Thursday, November 8, 2012

SASCI workshop attracts a cross-section of the community

Kerry Brown and Karla Reesor
T. Lucas photo

Toni Lucas, Pincher Creek Voice

Southwest Alberta Sustainable Community Initiative (SASCI) held a workshop on November 8 at Ramada Inn and Suites to improve facilitation skills titled "Engaging for Results".  This workshop was put on by Kerry Brown and Karla Reesor of the company Moving Forward Ltd.

There was a wide range of community involvement at the tables.  Some of the not-for-profit groups represented around the room were the Crowsnest Pass Boys and Girls Club, Crowsnest Pass Children's Services, Pincher Planters, Rotary, Mustangs Football, Oldman Watershed Council, Community Futures, Cowboy Poetry, Group Group Youth, Chamber of Commerce, and Kootenai Brown Pioneer Village. Schools and private businesses were also represented, as well as interested individuals, all gathered to work on solutions for their facilitation needs.

Brown and Reesor got everyone on track and ran through the course efficiently.

They used tools like flip charts and brain storming, and asked the participants what they were hoping to get out of the workshop, using these tools to engage the group.  A few of the issues that were brought up were creating and maintaining a respectful environment, organizing ideas, engaging community involvement, keeping meetings on target, working within time frames, and conflict resolution.

Going through key topics, they covered the process of being prepared,  communicating to understand interests, bringing energy to the room in a non-aggressive manner, how to stay on track while remaining flexible, and how to deal with disruptions.  Brown reminded everyone in the room that for an individual to be in a conflict they have to feel that "their issues have been violated, or ignored."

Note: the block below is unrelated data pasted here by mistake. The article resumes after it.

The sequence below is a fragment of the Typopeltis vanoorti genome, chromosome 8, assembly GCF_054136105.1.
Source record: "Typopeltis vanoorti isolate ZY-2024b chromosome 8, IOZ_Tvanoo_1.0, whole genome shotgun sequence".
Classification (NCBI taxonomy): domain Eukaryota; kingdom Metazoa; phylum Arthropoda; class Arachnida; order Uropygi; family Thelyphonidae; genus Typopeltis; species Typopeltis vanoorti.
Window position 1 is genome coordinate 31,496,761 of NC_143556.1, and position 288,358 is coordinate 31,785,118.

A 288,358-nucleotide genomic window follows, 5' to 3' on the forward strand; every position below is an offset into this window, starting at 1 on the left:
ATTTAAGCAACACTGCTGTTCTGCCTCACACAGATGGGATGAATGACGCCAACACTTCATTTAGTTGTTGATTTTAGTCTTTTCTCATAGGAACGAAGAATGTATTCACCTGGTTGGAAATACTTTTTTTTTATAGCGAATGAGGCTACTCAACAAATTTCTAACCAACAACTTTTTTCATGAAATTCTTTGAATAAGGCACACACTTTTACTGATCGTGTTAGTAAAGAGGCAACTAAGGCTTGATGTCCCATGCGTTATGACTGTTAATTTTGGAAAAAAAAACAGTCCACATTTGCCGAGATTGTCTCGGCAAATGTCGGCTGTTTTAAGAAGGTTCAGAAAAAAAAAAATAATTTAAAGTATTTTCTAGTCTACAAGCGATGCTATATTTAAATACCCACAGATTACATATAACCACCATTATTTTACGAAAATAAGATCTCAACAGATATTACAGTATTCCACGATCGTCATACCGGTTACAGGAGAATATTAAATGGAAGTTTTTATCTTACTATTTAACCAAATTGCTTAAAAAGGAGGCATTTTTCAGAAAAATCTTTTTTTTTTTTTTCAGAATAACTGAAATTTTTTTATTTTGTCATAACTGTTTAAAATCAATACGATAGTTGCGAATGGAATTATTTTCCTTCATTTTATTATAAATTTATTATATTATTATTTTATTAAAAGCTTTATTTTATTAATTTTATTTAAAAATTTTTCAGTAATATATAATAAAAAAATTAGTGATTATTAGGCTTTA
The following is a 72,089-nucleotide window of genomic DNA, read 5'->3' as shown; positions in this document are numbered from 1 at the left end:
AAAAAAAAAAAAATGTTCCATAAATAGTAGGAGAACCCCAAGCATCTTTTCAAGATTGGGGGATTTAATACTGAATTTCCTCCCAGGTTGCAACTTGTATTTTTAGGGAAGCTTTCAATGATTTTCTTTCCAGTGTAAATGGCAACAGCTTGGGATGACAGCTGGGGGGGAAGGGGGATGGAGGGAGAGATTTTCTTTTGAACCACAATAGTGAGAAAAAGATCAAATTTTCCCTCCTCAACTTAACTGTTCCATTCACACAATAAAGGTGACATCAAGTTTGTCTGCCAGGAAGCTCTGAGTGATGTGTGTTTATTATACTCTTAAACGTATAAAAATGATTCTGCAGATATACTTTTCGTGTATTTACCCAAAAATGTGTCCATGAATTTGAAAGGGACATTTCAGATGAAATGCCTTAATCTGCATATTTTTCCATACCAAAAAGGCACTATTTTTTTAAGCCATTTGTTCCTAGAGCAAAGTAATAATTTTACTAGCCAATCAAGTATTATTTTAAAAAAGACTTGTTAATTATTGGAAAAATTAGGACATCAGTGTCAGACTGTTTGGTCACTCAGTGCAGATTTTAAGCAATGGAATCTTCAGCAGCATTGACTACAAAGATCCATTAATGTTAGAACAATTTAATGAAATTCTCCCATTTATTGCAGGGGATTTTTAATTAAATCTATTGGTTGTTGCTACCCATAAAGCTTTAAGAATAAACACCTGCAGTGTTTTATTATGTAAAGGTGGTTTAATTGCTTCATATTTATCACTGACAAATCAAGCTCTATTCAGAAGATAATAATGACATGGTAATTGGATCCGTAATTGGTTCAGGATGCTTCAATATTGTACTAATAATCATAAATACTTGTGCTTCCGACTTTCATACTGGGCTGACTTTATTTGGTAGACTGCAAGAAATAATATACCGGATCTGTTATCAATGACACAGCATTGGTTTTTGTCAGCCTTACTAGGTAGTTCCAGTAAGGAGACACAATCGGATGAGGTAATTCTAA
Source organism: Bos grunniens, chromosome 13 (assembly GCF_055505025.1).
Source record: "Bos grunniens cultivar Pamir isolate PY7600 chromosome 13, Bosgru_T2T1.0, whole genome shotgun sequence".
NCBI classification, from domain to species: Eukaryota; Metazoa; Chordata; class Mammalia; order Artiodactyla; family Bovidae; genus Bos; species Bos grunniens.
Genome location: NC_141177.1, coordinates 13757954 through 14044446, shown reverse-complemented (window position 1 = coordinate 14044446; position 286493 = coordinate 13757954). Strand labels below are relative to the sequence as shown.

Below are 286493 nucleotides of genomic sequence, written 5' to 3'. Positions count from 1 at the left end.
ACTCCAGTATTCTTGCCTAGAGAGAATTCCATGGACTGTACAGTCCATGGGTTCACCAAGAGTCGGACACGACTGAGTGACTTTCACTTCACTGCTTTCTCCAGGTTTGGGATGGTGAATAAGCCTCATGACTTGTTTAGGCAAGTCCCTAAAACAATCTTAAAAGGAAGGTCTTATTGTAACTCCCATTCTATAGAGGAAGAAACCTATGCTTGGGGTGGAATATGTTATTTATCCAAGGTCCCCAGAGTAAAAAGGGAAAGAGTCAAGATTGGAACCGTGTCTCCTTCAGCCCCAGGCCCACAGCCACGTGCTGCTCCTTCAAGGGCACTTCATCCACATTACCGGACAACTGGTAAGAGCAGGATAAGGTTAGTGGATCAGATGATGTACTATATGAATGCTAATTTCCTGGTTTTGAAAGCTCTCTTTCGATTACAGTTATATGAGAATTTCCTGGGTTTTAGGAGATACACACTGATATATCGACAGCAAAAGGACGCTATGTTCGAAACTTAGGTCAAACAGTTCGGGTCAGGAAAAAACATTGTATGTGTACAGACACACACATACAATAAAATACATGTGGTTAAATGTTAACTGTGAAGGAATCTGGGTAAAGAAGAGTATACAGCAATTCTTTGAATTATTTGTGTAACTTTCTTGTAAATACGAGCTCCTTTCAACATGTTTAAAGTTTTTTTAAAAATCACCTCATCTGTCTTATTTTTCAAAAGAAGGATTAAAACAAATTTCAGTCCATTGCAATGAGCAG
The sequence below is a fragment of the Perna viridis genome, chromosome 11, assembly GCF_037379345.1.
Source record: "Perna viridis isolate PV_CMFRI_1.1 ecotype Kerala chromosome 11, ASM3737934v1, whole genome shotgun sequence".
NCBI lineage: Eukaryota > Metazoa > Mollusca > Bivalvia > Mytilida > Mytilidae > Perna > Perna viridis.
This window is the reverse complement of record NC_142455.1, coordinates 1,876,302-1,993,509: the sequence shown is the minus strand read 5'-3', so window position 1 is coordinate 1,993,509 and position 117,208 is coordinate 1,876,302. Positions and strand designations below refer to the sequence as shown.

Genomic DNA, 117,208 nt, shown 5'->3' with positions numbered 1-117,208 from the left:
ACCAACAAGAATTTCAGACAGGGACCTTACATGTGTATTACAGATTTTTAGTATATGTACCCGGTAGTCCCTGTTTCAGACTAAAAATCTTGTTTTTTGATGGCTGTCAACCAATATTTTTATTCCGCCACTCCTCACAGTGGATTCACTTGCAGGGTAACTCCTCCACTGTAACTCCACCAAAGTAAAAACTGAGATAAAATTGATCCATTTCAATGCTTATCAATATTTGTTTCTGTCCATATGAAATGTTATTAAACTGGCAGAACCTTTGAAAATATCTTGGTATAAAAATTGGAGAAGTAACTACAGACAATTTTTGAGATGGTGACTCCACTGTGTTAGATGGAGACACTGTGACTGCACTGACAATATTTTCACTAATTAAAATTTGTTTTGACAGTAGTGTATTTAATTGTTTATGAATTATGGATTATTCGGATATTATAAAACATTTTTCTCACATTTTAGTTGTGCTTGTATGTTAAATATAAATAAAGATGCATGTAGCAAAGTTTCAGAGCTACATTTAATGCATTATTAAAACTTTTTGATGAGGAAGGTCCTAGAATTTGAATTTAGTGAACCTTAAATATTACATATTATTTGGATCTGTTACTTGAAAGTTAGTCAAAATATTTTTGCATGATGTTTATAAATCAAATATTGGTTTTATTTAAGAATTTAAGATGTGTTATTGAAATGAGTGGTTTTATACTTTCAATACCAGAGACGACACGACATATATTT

Reesor and Brown both emphasized the difference between hearing people and listening to them as a communication tool.  Brown said that listening is "suspending preoccupation with oneself and creating a psychological connection with someone else."

The pair took the room through a number of exercises that helped develop listening techniques and the ability to ask open-ended questions.  They opened things up again at the end of the seminar to help address some of the needs of those attending before summing up some of the skills that they presented.

SASCI Manager David Green was very happy with both the presentation and the turnout.  "I think it was really productive, with a great cross section, not only of this community, but other communities as well.   I hope everyone comes away with having learned enough to share with their community."  Ninety  percent of the funding for this course was covered by a Rural Community Adaptation Grant with 10% covered by SASCI funding.

related links:
Moving Forward

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